A Championship club executive recently told me that their club would never employ a notoriously chippy English manager because “he’s an old school thicko who thinks he’s clever, but isn’t”. That might be a bit harsh but used like that, ‘old school’ is very much a negative and suggests being out of touch and out of date. Similarly, an ‘old-school challenge’ tends to mean an illegal one that has hurt someone. To those who use it negatively it has connotations of being crude, unsophisticated, unsympathetic, out-of-date and unsuccessful. Old school, far from being a positive thing, can go hand in hand with being a dinosaur. So we can see it is a term that is so flexible that it can soak up anything you want it to mean, from positive to negative.
Now that is a seriously malleable expression which can achieve all of that.
This all came into focus for me because in the summer, via a virus, I lost the use of my left vocal cord. It became paralysed or palsied. The nerve stops sending messages to your brain to make it work and thus you’re firing a lot of blanks when you try to talk and tend to sound like a cross between an asthmatic goat and Sean Dyche. The floppy cord also restricts your breathing and you run out of puff mid-sentence. There’s no cure. It either comes back or it doesn’t and about 35% of the time it doesn’t and even if it does, often it is only partially functional. Consequently, I’m seeing a brilliant speech therapist to try to learn how to use what voice I still have and it is this which has taught me much about how communication and understanding are conducted through tone, expression and body language, not merely through words. She showed me how we make sense of tone, inflection and attitude before we understand words. Naturally I had to apply this to football.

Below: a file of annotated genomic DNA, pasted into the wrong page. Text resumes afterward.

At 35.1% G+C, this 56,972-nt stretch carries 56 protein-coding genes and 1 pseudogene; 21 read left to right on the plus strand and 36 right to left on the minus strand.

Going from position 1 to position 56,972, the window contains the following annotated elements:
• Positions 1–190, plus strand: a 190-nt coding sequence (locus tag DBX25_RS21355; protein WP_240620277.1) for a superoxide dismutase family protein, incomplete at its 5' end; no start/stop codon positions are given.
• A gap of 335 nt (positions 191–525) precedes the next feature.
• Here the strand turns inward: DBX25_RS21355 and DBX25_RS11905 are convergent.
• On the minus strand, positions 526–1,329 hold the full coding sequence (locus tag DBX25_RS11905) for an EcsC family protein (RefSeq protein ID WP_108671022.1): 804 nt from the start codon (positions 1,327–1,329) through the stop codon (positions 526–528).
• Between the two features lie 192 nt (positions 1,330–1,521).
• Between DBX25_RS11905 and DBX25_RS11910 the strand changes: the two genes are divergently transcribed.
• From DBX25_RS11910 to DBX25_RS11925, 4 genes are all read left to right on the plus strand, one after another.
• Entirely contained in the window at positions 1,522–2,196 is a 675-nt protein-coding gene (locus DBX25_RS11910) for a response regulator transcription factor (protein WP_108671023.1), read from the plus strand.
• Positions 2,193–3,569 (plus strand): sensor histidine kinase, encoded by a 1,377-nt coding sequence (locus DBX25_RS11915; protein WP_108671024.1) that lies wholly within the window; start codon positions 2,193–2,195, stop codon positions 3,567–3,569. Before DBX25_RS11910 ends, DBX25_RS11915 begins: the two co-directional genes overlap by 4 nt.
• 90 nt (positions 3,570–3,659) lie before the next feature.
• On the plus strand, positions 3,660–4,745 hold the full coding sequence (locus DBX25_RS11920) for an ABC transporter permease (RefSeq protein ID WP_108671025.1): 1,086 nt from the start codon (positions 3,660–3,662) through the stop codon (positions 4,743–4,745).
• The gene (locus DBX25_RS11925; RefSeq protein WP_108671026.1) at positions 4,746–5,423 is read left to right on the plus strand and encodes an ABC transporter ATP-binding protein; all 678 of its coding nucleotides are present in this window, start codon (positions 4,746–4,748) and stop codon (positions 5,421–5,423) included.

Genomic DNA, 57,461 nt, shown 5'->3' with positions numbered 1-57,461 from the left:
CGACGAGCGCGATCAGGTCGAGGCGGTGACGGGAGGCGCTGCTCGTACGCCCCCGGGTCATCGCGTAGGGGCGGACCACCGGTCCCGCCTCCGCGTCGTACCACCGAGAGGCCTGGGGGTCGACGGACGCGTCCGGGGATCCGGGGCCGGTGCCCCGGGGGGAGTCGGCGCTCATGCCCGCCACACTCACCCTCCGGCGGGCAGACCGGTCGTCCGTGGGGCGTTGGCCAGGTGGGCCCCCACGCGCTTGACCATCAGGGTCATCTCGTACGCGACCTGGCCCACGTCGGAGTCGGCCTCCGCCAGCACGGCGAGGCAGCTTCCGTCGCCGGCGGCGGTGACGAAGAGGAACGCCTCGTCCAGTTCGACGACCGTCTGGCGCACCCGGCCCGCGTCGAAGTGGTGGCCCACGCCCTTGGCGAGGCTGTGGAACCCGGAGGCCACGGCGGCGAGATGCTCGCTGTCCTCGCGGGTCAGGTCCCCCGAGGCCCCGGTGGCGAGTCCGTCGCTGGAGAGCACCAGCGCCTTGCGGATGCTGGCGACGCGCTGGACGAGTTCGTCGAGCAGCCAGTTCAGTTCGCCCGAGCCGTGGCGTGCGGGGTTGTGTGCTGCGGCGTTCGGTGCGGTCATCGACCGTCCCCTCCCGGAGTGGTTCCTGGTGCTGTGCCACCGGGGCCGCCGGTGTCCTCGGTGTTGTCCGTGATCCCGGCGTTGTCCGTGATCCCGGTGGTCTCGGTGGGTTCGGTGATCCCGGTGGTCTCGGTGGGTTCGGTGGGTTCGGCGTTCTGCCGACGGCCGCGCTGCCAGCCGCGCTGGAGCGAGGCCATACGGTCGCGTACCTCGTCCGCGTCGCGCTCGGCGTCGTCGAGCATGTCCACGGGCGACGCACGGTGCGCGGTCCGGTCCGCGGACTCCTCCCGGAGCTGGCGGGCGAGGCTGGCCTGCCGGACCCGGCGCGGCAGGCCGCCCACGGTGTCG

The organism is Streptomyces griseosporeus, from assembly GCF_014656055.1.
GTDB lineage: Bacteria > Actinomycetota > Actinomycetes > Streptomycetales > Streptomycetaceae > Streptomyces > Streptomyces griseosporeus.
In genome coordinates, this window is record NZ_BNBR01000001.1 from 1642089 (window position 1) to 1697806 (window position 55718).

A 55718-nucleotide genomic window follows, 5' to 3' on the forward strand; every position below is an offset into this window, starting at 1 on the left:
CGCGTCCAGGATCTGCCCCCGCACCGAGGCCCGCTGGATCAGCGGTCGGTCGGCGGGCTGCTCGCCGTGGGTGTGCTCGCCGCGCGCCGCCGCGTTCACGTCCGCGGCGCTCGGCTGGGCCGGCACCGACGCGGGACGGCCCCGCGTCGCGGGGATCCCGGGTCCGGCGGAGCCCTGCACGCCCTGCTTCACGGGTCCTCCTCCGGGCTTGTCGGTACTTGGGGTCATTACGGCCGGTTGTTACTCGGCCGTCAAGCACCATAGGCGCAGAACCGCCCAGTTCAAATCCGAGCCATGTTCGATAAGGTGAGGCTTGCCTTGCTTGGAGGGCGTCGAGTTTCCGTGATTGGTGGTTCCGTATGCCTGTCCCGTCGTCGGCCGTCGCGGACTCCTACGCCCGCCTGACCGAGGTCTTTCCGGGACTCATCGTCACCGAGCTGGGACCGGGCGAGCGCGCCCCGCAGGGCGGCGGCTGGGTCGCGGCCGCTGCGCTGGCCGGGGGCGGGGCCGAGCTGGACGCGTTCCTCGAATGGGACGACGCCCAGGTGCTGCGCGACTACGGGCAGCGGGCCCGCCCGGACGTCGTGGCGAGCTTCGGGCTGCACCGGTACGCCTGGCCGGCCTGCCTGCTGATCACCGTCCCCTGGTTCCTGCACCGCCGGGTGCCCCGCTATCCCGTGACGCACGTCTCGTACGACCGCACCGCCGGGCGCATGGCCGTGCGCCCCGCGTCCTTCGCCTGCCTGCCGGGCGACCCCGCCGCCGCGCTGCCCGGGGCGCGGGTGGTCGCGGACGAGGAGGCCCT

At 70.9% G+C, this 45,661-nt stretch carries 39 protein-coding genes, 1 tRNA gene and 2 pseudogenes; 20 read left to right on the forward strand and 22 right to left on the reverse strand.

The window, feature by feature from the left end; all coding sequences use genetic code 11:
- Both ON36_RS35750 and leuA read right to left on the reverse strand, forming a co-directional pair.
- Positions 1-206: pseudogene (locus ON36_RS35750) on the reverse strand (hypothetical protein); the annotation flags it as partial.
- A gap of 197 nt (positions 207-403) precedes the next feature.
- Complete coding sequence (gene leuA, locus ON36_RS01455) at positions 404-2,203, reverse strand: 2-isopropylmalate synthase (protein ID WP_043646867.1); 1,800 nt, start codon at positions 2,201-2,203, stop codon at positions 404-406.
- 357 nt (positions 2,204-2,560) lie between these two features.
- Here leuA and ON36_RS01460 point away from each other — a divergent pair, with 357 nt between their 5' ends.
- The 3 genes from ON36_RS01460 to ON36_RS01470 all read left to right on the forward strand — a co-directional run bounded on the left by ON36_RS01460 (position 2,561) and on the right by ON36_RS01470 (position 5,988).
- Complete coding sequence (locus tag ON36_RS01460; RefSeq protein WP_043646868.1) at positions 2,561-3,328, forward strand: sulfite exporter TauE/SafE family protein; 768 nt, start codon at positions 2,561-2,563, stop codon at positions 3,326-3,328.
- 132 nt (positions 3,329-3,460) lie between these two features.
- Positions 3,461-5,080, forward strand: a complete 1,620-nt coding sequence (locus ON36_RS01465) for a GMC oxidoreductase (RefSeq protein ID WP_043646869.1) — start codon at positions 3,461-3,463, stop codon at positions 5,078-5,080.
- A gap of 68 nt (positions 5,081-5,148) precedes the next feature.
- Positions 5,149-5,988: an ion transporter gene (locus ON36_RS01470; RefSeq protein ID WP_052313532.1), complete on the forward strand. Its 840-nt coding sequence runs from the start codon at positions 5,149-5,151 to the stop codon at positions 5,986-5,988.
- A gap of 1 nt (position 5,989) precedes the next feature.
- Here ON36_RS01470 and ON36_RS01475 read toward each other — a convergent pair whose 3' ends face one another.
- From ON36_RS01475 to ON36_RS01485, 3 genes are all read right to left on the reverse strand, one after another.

So when we hear Wilder, for example, we hear a voice that could have been a teacher in Kes in 1970. We hear Brian Glover. We hear a voice of yesterday, not affected by modern linguistic trends. In other words, old school. Because of this, it’d be very hard, if not impossible, for him to shake off the tag, no matter the content of what he says, so he has embraced it. That probably applies to all who have the old school tag applied to them or to their methods. It’s hard to shake perceptions that are so set so deep so early. Indeed, my therapy suggests they can inform your sense of self as well.
I don’t think I’m old school but when, for part of my treatment, I listen back to a recording of my slurry Teesside voice reading a passage from my latest book, it sounded to me like I am; that was the non-verbal information I received first. So maybe that explains why some might think I am, which in turn might ensure that I really am. It really is remarkable how you start to make an instant judgement on even on your own voice as soon as the first frequencies reach your ears, before you even grasp the words being spoken.
Six months on from losing the ability to talk in any meaningful way, I’m pleased to report that my voice has begun to restore itself. A bit thin here and there but very much me again, if a little deeper. To say it’s a relief would be a massive understatement (it could have been caused by a cancerous tumour). I’m just glad I can talk at all. But it’s taught me so much about the nature of understanding and communication, what a movable feast it is and how we should cherish something that we all take very much for granted whoever and whatever we are, be it old school, new school or no school at all.